3. Predictors of Aromatase Inhibitor Discontinuation as a Result of Treatment-Emergent Symptoms in Early-Stage Breast Cancer

    PubMed Central

    Henry, N. Lynn; Azzouz, Faouzi; Desta, Zereunesay; Li, Lang; Nguyen, Anne T.; Lemler, Suzanne; Hayden, Jill; Tarpinian, Karineh; Yakim, Elizabeth; Flockhart, David A.; Stearns, Vered; Hayes, Daniel F.; Storniolo, Anna Maria

    2012-01-01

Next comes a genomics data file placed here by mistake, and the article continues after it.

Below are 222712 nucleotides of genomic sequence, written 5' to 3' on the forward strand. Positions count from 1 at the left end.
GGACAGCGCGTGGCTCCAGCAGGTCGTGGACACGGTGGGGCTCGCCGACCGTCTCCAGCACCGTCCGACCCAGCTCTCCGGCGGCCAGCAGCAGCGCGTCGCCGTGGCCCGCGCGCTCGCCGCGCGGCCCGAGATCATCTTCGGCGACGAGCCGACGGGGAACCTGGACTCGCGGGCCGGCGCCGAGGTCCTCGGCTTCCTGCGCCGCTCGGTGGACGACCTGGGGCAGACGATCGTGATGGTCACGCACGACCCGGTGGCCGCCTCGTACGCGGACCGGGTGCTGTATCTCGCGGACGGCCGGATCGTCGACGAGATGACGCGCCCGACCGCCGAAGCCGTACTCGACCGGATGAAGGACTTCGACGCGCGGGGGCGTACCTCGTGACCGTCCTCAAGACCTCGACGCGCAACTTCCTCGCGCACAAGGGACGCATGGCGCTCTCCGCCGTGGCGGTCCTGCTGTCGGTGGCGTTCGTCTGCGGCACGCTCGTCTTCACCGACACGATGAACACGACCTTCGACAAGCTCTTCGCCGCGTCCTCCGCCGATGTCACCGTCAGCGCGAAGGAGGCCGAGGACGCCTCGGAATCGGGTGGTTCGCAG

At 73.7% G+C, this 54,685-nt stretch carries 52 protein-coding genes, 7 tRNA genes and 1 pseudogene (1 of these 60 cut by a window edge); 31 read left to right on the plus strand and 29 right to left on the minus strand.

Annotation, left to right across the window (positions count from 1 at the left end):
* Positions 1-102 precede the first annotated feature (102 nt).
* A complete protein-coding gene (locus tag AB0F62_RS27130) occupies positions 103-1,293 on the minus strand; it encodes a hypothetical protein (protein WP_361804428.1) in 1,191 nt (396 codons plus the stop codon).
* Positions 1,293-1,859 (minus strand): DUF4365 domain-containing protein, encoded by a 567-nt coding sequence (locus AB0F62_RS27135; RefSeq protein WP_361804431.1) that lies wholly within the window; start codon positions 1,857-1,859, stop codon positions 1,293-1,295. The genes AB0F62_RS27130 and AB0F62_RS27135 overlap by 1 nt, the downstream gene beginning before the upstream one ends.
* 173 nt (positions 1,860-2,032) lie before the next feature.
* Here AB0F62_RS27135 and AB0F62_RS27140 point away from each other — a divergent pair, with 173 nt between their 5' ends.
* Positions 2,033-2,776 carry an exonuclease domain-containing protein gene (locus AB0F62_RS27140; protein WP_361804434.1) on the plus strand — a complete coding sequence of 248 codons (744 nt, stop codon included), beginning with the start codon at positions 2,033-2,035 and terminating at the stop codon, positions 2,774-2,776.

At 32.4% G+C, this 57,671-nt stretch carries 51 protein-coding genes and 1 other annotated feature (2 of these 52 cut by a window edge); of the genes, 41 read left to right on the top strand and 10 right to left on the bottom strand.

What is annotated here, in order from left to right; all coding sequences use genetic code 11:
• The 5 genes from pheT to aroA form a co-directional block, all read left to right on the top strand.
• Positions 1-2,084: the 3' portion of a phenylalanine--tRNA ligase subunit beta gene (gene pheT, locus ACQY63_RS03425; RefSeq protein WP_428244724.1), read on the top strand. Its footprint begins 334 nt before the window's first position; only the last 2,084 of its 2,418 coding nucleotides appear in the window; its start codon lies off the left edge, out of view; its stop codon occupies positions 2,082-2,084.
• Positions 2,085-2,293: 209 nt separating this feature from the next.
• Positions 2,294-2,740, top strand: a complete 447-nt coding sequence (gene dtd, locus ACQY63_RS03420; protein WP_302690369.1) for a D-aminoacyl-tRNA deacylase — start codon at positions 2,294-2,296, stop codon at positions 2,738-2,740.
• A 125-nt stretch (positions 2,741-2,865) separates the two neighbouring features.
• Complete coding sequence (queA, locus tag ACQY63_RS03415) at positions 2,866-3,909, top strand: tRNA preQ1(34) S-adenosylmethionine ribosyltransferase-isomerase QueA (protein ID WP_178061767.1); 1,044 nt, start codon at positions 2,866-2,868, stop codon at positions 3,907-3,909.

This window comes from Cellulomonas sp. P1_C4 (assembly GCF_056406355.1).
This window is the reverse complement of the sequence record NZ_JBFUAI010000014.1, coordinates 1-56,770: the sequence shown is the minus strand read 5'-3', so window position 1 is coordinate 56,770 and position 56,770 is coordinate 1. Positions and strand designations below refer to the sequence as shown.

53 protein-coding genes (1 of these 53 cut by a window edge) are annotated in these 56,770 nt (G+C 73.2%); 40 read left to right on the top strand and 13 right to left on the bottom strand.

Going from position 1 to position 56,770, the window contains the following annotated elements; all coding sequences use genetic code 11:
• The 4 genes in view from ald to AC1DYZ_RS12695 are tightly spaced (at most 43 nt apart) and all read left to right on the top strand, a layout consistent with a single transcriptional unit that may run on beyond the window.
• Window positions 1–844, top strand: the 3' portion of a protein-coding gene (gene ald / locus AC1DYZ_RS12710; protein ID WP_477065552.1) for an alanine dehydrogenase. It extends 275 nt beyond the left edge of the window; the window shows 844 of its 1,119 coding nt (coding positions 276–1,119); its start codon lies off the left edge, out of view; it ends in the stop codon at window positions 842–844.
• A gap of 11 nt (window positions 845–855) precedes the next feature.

Purpose Aromatase inhibitors (AIs) are effective for treatment of hormone receptor–positive breast cancer, but adherence and persistence with therapy are poor. Predictors of treatment discontinuation are not clearly defined. It is unknown whether patients with intolerable toxicity from one AI are able to tolerate another. Patients and Methods Women with early-stage breast cancer initiating AI therapy were enrolled onto a multicenter, prospective, open-label randomized trial of exemestane versus letrozole. Patients completed symptom questionnaires at baseline and serially during therapy. Patients who developed AI-associated intolerable symptoms and discontinued treatment were given the option to switch to the other study AI after a 2- to 8-week washout period. Results Of the 503 enrolled women, 32.4% discontinued initial AI therapy within 2 years because of adverse effects; 24.3% discontinued specifically because of musculoskeletal symptoms. Median time to treatment discontinuation as a result of any symptom was 6.1 months (range, 0.1 to 21.2 months) and was significantly shorter in patients randomly assigned to exemestane (hazard ratio [HR], 1.5; 95% CI, 1.1 to 2.1; P = .02). Younger age and taxane-based chemotherapy were associated with higher likelihood of treatment discontinuation (HR, 1.4; 95% CI, 1.02 to 1.9; P = .04; and HR, 1.9; 95% CI, 1.00 to 3.6; P = .048, respectively). Of the 83 patients who chose to switch to the second AI, 38.6% continued the alternate AI for a median of 13.7 months. Conclusion Premature discontinuation of initial AI therapy as a result of symptoms is common, although more than one third of patients may be able to tolerate a different AI medication. Additional research is needed to identify predictive tools and interventions for AI-associated treatment-emergent symptoms. PMID:22331951